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Each month, our editorial staff compiles a recap of the top news in cardiology from the past month. Our April 2023 month in review features new data and documents related to heart failure management, recaps and forecasts of top regulatory decisions, and other top news!
Since the turn of the century, heart failure specialists, and care providers as a whole, have been the beneficiaries of revolutionary advances in the management of heart failure. Our list of most popular content from April 2023 is representative of these advances, featuring multiple studies and documents centered around better understanding contemporary data and management strategies for heart failure.
In April, the American College of Cardiology took aim at furthering care of heart failure with preserved ejection fraction (HFpEF) with the simultaneous publishing of an Expert Clinical Decision Pathway and scientific statement in the Journal of the American College of Cardiology on April 19, 2023. With an interest in learning more about contemporary challenges in management, our editorial team sat down for a Q&A with chair of the expert clinical decision pathway’s writing committee Michelle Kittleson, MD, PhD, director of Heart Failure Research at Smidt Heart Institute at Cedars-Sinai.
Perhaps the most significant advance in heart failure management, and arguably cardiology, in the last decade, SGLT2 inhibitors have proven benefit for heart failure in a multitude of clinical trials across a variety of patient populations. Still, despite the demonstrated efficacy and safety, optimal uptake remains a challenge for the field. In a new study, using data from 4 major phase 3 trials and the Global Burden of Disease Report, a team of investigators concluded more than 49 million patients worldwide were eligible for SGLT2 inhibitor prescription and optimal uptake across the spectrum of ejection fraction could prevent or postpone between 7-8 million total worsening heart failure events and cardiovascular deaths during a 3-year period.
The need to address inequities in care is a theme across all fields in medicine and not unique to cardiology, the cardiology community and leading organizations have sought to confront these inequities. An example of this is the American Heart Association (AHA)’s Get With The Guidelines-HF (GWTG-HF) program and, in late April, new data from hospitals within the registry underlined the impact of such programs. Results of the study indicated quality of heart failure care was equitable for 11 of 14 evidence-based clinical care measures and no in-hospital disparities were observed for hospitals with high proportions of Black patients compared against other hospitals within the program.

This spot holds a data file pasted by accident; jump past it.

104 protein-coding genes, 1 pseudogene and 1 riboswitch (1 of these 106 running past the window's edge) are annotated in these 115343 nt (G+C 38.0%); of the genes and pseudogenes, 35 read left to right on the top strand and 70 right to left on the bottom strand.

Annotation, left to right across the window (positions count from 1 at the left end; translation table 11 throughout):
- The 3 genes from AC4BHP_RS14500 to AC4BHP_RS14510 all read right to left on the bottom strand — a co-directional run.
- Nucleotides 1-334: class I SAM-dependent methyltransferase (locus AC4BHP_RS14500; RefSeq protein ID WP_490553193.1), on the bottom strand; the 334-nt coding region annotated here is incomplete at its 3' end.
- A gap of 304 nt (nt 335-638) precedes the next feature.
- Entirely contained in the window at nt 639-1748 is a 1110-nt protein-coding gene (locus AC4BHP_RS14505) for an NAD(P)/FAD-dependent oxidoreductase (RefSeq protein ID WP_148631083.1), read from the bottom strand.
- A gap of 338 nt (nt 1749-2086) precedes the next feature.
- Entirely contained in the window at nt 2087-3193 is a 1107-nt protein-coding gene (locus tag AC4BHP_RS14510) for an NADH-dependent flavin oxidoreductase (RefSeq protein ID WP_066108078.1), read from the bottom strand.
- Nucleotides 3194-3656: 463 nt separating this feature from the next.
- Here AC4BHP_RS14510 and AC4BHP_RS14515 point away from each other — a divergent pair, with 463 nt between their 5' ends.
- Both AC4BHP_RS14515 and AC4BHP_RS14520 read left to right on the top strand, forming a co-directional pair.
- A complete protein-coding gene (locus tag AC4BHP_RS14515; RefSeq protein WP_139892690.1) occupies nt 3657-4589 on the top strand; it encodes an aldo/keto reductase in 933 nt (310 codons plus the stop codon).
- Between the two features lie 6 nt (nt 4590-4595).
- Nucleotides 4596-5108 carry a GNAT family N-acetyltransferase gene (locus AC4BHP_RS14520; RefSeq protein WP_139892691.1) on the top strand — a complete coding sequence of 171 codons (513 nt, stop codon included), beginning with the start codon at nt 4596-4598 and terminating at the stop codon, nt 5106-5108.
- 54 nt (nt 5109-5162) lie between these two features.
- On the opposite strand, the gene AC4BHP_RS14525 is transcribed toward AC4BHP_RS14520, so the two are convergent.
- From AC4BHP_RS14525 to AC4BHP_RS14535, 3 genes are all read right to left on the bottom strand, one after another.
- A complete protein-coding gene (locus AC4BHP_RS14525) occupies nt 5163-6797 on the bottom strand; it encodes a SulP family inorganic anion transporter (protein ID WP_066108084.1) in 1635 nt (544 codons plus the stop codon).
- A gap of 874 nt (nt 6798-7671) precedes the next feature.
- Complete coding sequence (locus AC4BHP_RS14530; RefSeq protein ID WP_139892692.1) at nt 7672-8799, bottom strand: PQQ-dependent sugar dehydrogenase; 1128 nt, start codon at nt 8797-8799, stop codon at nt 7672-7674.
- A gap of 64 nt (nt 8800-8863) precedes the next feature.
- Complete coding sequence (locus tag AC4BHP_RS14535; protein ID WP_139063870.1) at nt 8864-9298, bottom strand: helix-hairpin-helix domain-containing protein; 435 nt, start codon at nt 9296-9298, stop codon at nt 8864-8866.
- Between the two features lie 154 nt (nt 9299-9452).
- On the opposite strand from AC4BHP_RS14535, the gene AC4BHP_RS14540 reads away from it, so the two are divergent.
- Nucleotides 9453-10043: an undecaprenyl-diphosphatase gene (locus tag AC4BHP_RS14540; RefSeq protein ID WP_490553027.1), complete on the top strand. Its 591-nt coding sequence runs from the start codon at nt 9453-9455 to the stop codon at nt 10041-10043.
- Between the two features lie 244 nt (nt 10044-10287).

In our list of the top decisions to watch for Q2 2023, agents for cardiovascular conditions claim 2 of our top 5 spots. Another potential addition to the armamentarium for heart failure, a forecasted decision on SGLT1/2 inhibitor sotagliflozin is expected in the month of May 2023. Also included in the list is the first-in-class myosin inhibitor mavacamten, which is up for an expanded indication to reduce patient need for septal reduction therapy in patients with obstructive hypertrophic cardiomyopathy.
Our recap of top news from Q1 of 2023 featured a slew of novel drug approvals and game-changing agents in multiple fields, but the top headline for cardiology was Cytokinetic’s receipt of a Complete Response Letter for omecamtiv mecarbil in heart failure and subsequent announcement they would be forgoing further efforts to explore use of the agent to focus on the development of aficamten.
The understanding and emphasis on the relationship between cardiovascular and nephrotic health has received more and more recognition in recent years. With this, specialists in both fields have begun to rely on one another more than ever before when it comes to management of patients with cardiometabolic conditions. In their most recent column, Kim Zuber, PA-C, and Jane Davis, DNP,take a deep dive into use of direct oral anticoagulants in management of chronic kidney disease through the lens of KDIGO guidance and leveraging their real-world perspective.
Data from a phase 4 trial shed new light on the effects of PCSK9 inhibition on plaque burden. Named the ARCHITECT study, the open-label, single-arm trial enrolled patients from the SAFEHEART registry and concluded use of alirocumab significantly reduced both LDL-C and coronary plaque burden, with additional analyses shedding light on the specific effects on different markers of atherosclerosis.
New research from a King’s College London-led team called attention to an increased likelihood of dyslipidemia and cardiovascular events observed among people with late-onset psoriatic arthritis was among our most popular pieces of content during the month of April 2023. An analysis of data from patients presented to a pair of clinics in Greece over a 5-year period, the study included data from 281 patients with psoriatic arthritis and concluded people with later onset of psoriatic arthritis were at an increased likelihood for enthesitis (Adjusted odds ratio [aOR], 0.35 [95% confidence interval [CI], 0.13-0.97]), dyslipidemia (aOR, 3.01 [95% CI, 1.30-6.95]) and major adverse cardiovascular events (aOR, 4.30 [95% CI, 1.42-12.98]) relative to their counterparts in the earlier-onset group.